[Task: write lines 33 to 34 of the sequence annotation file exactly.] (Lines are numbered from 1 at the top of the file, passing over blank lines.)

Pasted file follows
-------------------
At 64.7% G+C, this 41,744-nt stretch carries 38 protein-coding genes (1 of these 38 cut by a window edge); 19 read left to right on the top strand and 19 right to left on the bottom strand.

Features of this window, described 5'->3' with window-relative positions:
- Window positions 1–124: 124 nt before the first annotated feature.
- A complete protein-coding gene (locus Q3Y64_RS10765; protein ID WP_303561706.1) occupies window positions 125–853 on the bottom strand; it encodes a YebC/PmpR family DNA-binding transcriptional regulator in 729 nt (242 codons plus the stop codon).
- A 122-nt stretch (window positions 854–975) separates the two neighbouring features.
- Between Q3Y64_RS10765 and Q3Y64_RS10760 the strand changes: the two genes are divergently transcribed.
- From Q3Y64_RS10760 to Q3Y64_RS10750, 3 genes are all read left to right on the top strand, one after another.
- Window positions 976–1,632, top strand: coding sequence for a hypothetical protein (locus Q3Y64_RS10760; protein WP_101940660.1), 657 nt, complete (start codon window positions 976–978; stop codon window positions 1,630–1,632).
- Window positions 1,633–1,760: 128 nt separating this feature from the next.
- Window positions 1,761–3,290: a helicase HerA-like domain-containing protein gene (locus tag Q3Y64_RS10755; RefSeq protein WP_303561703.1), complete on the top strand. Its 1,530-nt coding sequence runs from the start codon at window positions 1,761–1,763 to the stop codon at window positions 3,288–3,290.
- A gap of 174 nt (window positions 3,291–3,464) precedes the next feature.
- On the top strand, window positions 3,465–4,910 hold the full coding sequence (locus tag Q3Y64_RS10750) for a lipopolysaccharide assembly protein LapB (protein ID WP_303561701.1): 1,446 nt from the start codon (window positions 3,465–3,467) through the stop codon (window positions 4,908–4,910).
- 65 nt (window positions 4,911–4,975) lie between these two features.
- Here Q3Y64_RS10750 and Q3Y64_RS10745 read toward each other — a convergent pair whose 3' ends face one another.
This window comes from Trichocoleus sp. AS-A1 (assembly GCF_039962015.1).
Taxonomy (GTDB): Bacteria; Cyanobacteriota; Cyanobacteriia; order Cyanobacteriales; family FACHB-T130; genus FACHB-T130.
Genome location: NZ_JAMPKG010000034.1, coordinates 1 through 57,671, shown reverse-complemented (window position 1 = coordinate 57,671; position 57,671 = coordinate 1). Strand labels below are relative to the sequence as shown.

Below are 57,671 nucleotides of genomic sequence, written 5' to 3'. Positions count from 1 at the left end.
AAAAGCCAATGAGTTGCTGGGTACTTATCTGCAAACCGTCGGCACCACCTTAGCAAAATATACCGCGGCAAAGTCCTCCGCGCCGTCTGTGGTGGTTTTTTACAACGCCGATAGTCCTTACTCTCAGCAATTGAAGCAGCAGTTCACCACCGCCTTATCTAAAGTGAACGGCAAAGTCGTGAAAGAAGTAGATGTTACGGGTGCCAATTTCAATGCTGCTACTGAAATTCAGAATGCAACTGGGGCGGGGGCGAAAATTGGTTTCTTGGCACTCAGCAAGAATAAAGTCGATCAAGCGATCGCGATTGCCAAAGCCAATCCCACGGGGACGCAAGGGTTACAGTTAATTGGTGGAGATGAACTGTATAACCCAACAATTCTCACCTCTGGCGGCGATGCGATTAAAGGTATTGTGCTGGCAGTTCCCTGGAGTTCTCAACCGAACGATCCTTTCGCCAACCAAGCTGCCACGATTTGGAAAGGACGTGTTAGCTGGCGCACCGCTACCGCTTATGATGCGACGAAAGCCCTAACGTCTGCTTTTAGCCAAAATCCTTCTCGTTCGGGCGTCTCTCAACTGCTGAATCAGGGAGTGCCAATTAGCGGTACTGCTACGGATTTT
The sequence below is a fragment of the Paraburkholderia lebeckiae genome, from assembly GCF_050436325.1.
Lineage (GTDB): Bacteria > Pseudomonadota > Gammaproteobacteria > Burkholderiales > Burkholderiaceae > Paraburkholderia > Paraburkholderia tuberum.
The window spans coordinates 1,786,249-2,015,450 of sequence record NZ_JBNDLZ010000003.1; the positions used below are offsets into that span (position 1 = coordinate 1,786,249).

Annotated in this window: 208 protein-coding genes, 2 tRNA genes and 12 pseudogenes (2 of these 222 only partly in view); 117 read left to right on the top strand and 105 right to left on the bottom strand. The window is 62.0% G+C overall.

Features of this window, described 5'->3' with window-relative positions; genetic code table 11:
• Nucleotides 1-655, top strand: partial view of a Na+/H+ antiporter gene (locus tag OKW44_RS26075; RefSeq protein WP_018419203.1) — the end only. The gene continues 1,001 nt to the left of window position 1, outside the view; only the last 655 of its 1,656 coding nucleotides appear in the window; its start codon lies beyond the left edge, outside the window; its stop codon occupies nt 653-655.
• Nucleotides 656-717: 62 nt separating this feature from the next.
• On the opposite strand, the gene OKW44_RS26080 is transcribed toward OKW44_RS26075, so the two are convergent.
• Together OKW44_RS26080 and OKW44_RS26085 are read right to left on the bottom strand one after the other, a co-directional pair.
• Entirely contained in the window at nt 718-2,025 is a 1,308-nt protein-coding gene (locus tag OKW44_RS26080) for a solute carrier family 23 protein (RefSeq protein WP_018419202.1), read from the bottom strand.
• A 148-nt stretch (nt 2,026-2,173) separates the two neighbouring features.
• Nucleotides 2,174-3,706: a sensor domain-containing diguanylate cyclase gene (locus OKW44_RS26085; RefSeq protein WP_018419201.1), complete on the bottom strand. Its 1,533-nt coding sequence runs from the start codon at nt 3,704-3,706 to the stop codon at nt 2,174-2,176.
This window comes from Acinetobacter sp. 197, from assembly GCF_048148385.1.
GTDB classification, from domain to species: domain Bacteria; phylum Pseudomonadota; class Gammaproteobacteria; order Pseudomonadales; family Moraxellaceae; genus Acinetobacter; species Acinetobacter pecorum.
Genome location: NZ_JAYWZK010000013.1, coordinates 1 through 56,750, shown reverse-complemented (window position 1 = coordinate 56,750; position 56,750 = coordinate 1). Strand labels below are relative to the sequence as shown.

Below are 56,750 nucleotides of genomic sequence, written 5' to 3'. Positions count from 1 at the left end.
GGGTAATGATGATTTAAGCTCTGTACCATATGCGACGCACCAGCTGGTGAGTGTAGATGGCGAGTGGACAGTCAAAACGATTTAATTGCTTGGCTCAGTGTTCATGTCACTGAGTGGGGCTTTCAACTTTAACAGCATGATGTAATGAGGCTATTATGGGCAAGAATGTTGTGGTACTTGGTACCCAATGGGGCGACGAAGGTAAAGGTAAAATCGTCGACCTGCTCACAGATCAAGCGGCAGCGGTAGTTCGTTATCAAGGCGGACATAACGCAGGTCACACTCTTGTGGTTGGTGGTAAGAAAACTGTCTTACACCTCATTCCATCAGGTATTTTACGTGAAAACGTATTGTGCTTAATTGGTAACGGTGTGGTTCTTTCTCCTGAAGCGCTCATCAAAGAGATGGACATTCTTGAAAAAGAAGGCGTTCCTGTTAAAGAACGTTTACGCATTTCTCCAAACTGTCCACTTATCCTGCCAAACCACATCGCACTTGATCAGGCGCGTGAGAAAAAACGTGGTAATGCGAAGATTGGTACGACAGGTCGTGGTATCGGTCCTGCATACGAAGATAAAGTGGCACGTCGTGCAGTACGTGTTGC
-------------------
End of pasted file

GTDB classification, from domain to species: domain Bacteria; phylum Pseudomonadota; class Gammaproteobacteria; order Pseudomonadales; family Moraxellaceae; genus Acinetobacter; species Acinetobacter pecorum.
Genome location: NZ_JAYWZK010000013.1, coordinates 1 through 56,750, shown reverse-complemented (window position 1 = coordinate 56,750; position 56,750 = coordinate 1). Strand labels below are relative to the sequence as shown.